A Letter from Ireland:
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Let us Gaze at the Moon and Stars: Agnes Mary Clerke

Long has mankind been fascinated with the Moon, filling up the night sky like a beacon to the vast unexplored regions beyond our planet. In this letter we will be introduced to a young girl from Skibbereen, Cork, whose fascination with astronomy led to a career that contributed directly to space exploration, and walking on the Moon.

Céad Míle Fáilte – and welcome to this week’s Letter from Ireland. It’s a quiet Sunday morning here in Skibbereen. The Christmas decorations have just appeared over the main street – and I’m sure they’ll be switched on in short order. It’s always nice to light up the winter nights in these parts. How are things in your part of the world today?

Before I go on, I’d like to mention all of our readers who commemorated Remembrance/Veteran’s Day this last Thursday. I know that many of us have had friends, family and ancestors who we lost during times of war.

I’m sitting down to a nice cup of black tea from the Irish Tea Company in County Roscommon as I write, and I do hope you will join me with a cup of whatever you fancy yourself as we start into today’s letter.

This morning we’ll start with a place far away from all of us – but a place that all of us can see each day. In fact, over the coming days – November 14th to be precise, the moon will come closer to earth than it has since 1948 – a phenomenon known as a “supermoon” in everyday parlance.

I wonder, do you remember where you were as Neil Armstrong stepped onto the moon in 1969? It was one of those “firsts” that has burned into our collective memory and stayed there. Well, just three years later, the NASA astronauts landed on the moon for what was to be the last time in the modern age. On December 7th, 1972 – the Apollo 17 mission landed just to the south-east of a crater measuring about 6km across. We’ll come back to that crater a little later.

Look at the Stars, See How They Shine So Bright.

One hundred and twenty five years earlier, a young girl by the name of Agnes Mary Clerke gazed out her window at the night sky. It was a clear night and the moon was a wonder to behold- lighting up the frosty rooftops of her native Skibbereen.

It was 1847, and at the height of the Great Famine in Ireland – and her native town of Skibbereen and it’s hinterland was one the hardest-hit locations. The streets, lanes and fields were full of the starving, sick and dying. So, maybe it was just as well that this young girl’s attention was drawn up towards the heavens.

Her father was John Clerke – a local bank manager in Skibbereen who came from Dublin originally. He met and married Catherine Deasy from nearby Clonakilty and they settled in Skibbereen where each of their three children were born.

The Clerke family acquitted themselves well during those first terrible years of the Famine, supporting and helping out with local food distribution. They also chose to school their three children at home – both parents able to provide their children with a solid grounding in the Classics as well as science. However, it was a four inch telescope housed at the top of their building that provided the real attraction to a young Agnes. She developed her interest in astronomy from an early age and had started her own history of Astronomy by the age of fifteen.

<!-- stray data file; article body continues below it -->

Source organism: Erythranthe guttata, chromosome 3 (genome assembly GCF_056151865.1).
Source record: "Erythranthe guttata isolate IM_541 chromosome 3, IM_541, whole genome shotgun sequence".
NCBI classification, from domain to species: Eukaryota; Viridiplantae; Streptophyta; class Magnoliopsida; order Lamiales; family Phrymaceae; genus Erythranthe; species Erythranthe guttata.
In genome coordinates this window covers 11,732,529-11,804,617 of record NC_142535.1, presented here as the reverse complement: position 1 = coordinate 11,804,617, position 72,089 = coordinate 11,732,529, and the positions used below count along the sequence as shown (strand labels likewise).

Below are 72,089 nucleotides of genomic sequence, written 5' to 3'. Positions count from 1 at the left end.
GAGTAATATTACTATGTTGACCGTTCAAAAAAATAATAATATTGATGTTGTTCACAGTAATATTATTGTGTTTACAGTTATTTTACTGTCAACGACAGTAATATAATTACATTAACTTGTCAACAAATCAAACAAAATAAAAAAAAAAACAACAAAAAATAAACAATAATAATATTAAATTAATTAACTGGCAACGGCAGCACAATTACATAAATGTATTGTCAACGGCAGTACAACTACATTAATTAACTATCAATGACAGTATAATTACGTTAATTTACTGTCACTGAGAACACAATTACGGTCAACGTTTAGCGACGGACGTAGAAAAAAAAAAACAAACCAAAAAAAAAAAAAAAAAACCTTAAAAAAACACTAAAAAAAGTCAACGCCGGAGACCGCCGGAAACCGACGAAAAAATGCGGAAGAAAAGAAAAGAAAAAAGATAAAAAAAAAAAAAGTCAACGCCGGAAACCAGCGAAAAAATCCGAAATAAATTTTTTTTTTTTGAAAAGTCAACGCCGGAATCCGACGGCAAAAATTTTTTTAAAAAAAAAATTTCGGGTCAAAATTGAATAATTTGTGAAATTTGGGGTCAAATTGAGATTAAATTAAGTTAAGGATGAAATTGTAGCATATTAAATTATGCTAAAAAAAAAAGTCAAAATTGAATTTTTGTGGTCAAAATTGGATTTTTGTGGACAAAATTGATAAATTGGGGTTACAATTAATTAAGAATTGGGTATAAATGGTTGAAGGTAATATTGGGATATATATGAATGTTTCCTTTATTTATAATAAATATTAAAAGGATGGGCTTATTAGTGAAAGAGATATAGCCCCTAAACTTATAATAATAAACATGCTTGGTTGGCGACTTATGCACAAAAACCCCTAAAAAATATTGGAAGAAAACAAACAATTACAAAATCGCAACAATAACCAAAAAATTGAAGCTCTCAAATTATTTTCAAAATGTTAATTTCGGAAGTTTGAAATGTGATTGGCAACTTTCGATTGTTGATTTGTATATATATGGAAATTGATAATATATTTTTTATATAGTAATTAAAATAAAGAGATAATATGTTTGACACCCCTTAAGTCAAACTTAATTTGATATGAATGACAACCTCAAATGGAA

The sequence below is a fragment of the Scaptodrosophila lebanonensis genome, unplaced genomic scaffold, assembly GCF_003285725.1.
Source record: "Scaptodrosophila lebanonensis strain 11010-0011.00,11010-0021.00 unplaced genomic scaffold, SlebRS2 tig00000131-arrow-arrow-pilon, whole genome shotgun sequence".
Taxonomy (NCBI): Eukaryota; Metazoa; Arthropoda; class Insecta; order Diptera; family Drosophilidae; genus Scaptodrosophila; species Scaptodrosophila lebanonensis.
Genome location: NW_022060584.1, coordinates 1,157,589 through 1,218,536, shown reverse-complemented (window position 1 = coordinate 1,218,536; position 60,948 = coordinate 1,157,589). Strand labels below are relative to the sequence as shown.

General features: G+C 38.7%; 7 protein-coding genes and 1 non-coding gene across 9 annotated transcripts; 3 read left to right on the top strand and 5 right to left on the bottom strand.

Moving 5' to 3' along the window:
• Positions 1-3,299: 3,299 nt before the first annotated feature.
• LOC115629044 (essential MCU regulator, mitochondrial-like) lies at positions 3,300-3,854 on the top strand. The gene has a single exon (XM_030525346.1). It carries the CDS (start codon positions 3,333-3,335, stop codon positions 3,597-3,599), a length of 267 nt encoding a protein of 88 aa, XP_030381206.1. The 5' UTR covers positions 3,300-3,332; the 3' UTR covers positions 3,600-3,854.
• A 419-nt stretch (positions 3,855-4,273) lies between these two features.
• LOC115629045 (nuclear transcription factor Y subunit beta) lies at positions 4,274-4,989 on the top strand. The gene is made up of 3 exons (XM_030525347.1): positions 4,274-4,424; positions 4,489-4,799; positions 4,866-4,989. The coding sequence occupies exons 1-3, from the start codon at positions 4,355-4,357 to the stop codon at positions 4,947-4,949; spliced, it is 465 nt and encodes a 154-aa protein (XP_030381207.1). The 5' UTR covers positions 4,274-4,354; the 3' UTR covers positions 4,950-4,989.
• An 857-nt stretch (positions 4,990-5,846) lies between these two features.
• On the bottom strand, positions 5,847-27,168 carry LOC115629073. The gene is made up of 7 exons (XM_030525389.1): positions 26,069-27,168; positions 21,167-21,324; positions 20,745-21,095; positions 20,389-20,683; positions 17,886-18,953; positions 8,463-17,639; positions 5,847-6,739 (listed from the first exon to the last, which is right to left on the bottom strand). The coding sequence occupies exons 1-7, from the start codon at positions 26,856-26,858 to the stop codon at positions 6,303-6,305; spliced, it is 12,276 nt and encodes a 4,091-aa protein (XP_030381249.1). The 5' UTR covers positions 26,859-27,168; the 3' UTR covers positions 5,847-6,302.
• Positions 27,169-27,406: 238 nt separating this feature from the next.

The Writer and Scientist Emerges.

When Agnes was nineteen, her family relocated first to Dublin and then on to Queenstown (Cobh) in County Cork. This was followed by a move to Italy with her sister where she furthered her education in languages and astronomy. However, her dedication to the science of astronomy really started to gain hold when she settled in London. She was never a formally trained scientist, but she found her voice in sharing the discoveries and works of the astronomers with a wider scientific and lay audience. This period culminated with her publishing “A Popular History of Astronomy During the Nineteenth Century” in 1885. In the book, she managed to both capture and explain the great leaps forward that had been taken in the field over that time. In her own words:

“What has been done is little-scarcely a beginning; yet it is much in comparison with the total blank of a century past. And our knowledge will, we are easily persuaded, appear in turn the merest ignorance to those who come after us. Yet it is not to be despised, since by it we reach up groping to touch the hem of the garment of the Most High.”

She became widely recognised by her contemporaries and peers – winning a number of scientific prizes and was eventually elected as an honorary member of the Royal Astronomical Society in 1903. Only the third woman to that point to be “granted” such an honour.

Agnes Mary Clerke died in London on January 20th, 1907.

I’m writing this letter from what was the home of Agnes and her family – and I like to think of that little girl looking out these windows of a winter night, following her wonder and curiosity to the moon and stars – an innocent start to a life and career dedicated to sharing her knowledge and understanding with the wider world.

As for the Apollo 17 mission I mentioned earlier? The name of that moon crater they landed beside was the Clerke Crater – named for the life and accomplishments of Agnes Mary Clerke, born in Skibbereen, Ireland in 1842.

How about you? Do you have any budding scientists in your family? Do feel free to add your comments below and let me know.

That’s it for today – as always, do feel free to share any questions or stories of your own.

We’ll chat again next week! : )

Slán, Mike and Carina

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